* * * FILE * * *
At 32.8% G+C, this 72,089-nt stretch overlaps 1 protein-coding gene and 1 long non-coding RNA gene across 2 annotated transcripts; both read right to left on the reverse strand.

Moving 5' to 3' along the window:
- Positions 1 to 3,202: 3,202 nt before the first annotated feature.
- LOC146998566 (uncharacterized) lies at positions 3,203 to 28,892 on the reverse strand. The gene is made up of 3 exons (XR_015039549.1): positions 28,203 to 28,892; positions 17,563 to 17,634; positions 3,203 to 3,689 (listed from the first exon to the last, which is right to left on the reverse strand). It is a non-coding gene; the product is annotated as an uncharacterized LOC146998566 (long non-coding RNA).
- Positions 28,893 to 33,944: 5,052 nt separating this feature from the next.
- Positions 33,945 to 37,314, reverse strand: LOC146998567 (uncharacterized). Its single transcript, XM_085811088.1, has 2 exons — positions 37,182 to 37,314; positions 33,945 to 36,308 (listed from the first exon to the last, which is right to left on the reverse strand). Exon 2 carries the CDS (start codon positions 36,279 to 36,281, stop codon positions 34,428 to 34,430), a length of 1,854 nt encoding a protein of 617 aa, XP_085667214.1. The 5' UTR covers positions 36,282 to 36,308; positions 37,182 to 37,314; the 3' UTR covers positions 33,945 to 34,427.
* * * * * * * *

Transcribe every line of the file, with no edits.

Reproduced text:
At 32.8% G+C, this 72,089-nt stretch overlaps 1 protein-coding gene and 1 long non-coding RNA gene across 2 annotated transcripts; both read right to left on the reverse strand.

Moving 5' to 3' along the window:
- Positions 1 to 3,202: 3,202 nt before the first annotated feature.
- LOC146998566 (uncharacterized) lies at positions 3,203 to 28,892 on the reverse strand. The gene is made up of 3 exons (XR_015039549.1): positions 28,203 to 28,892; positions 17,563 to 17,634; positions 3,203 to 3,689 (listed from the first exon to the last, which is right to left on the reverse strand). It is a non-coding gene; the product is annotated as an uncharacterized LOC146998566 (long non-coding RNA).
- Positions 28,893 to 33,944: 5,052 nt separating this feature from the next.
- Positions 33,945 to 37,314, reverse strand: LOC146998567 (uncharacterized). Its single transcript, XM_085811088.1, has 2 exons — positions 37,182 to 37,314; positions 33,945 to 36,308 (listed from the first exon to the last, which is right to left on the reverse strand). Exon 2 carries the CDS (start codon positions 36,279 to 36,281, stop codon positions 34,428 to 34,430), a length of 1,854 nt encoding a protein of 617 aa, XP_085667214.1. The 5' UTR covers positions 36,282 to 36,308; positions 37,182 to 37,314; the 3' UTR covers positions 33,945 to 34,427.